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UK Regulator: Don't Overreact to PIP Scandal

Posted 17 February 2012 | By Alexander Gaffney, RAC 

The head of Britain's Medicines and Healthcare products Regulatory Agency (MHRA), Kent Woods, said modest improvements are necessary to correct deficiencies exposed during the Poly Implant Prothese scandal.

In remarks made at a press conference on 16 February, Woods called for "better surveillance and reporting of any problems with medical devices on the market, and more coordination between national medical regulators," wrote Reuters. Woods added that while he thinks that regulators broadly support incremental change, a complete overhaul of the system is not needed.

Woods' remarks follow efforts by National Health Service Secretary Andrew Lansley to investigate implants manufactured by the now-defunct French firm Poly Implant Prothese, which are thought to be rupturing at an abnormally high rate and exposing patients to unapproved industrial-grade silicone.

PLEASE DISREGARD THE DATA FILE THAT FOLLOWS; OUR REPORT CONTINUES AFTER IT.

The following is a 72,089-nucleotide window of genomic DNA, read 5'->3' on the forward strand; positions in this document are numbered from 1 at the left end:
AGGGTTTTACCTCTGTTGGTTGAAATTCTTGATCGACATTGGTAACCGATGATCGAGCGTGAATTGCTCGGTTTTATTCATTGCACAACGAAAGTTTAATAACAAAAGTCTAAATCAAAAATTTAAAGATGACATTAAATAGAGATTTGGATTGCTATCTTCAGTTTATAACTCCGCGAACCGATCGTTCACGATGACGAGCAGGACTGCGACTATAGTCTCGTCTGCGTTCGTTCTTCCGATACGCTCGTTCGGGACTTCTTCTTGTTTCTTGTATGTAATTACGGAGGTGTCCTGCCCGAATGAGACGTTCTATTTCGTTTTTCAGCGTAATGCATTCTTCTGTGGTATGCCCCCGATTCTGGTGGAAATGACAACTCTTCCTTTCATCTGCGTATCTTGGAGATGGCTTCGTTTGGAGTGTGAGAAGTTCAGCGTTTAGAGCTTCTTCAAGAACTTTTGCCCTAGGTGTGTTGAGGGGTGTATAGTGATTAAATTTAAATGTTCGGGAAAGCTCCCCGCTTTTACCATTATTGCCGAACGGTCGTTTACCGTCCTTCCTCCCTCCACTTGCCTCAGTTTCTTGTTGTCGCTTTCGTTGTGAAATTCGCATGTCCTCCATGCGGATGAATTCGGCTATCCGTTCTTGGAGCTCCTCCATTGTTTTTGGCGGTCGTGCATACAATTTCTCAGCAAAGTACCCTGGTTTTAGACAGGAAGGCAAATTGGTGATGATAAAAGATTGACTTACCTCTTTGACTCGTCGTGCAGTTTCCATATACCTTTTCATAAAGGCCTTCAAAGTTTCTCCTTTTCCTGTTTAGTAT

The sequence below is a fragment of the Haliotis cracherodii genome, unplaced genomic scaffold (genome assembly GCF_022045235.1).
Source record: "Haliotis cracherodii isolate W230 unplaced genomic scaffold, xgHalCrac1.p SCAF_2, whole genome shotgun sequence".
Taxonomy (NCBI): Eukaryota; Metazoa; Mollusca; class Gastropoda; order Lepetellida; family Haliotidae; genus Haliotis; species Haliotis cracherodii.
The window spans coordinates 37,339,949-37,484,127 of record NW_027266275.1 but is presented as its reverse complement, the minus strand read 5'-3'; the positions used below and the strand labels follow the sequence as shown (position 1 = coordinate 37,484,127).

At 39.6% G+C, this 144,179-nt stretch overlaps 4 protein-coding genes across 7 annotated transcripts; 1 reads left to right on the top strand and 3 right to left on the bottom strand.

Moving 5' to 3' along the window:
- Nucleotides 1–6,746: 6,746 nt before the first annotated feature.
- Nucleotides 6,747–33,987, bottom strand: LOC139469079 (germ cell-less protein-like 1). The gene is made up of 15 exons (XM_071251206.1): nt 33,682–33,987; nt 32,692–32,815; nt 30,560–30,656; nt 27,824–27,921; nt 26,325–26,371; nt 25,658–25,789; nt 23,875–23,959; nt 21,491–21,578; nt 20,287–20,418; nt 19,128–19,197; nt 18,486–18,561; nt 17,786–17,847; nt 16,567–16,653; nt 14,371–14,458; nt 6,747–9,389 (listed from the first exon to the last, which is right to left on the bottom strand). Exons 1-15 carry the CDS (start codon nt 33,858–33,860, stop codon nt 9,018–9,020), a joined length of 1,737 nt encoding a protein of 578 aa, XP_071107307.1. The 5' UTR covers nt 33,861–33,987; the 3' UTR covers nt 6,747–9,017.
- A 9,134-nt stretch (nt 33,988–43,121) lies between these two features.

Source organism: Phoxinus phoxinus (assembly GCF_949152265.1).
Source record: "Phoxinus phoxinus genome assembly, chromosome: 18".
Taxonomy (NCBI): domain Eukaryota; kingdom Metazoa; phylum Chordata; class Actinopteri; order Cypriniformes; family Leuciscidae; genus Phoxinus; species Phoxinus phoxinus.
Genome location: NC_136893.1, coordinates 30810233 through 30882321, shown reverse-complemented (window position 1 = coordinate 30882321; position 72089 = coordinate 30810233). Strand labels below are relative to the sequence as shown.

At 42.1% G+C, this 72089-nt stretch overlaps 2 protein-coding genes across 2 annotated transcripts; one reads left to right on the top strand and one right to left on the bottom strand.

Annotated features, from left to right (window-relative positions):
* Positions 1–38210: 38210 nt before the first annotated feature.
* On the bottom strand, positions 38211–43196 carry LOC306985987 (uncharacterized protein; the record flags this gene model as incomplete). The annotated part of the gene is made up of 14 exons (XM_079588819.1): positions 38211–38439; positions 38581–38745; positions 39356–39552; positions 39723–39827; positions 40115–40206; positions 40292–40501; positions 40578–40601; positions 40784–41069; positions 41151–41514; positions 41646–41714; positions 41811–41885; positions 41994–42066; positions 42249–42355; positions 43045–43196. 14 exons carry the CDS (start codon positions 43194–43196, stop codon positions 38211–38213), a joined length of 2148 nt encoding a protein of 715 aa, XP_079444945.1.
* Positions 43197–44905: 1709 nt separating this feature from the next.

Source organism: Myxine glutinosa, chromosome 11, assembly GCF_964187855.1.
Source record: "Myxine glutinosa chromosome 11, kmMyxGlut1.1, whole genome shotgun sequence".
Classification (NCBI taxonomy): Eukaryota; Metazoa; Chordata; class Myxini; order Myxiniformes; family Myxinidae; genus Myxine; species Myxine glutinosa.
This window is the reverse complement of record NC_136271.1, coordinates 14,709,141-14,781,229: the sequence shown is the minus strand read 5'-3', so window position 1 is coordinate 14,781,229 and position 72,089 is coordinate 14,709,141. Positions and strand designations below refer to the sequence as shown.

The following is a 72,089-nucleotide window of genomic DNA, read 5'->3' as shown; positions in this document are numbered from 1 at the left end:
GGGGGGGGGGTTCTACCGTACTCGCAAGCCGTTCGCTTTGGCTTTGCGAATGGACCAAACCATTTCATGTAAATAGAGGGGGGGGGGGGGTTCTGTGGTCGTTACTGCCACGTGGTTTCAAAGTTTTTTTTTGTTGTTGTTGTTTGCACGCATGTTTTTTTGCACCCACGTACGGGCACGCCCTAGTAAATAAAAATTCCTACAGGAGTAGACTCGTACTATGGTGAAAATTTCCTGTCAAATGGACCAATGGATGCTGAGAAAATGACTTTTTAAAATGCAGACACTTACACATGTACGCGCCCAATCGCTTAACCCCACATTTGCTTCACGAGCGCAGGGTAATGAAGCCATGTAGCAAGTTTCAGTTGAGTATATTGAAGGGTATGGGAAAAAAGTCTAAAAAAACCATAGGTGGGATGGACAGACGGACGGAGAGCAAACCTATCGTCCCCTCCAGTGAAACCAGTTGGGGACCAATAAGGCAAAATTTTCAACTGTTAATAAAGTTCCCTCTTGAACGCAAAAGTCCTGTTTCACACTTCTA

MHRA has also fired back in recent weeks against critics, including The Lancet editor Richard Horton, who lambasted the agency for what he called "serious device failures" in the face of MHRA's "paralysis and inability to correct the failings of a severely flawed system."

MHRA responded to Horton-and others-in a sharply-worded press release, saying critics lacked a "clear analysis of the facts," and blamed its French regulatory counterpart, Afssaps, for the scandal.


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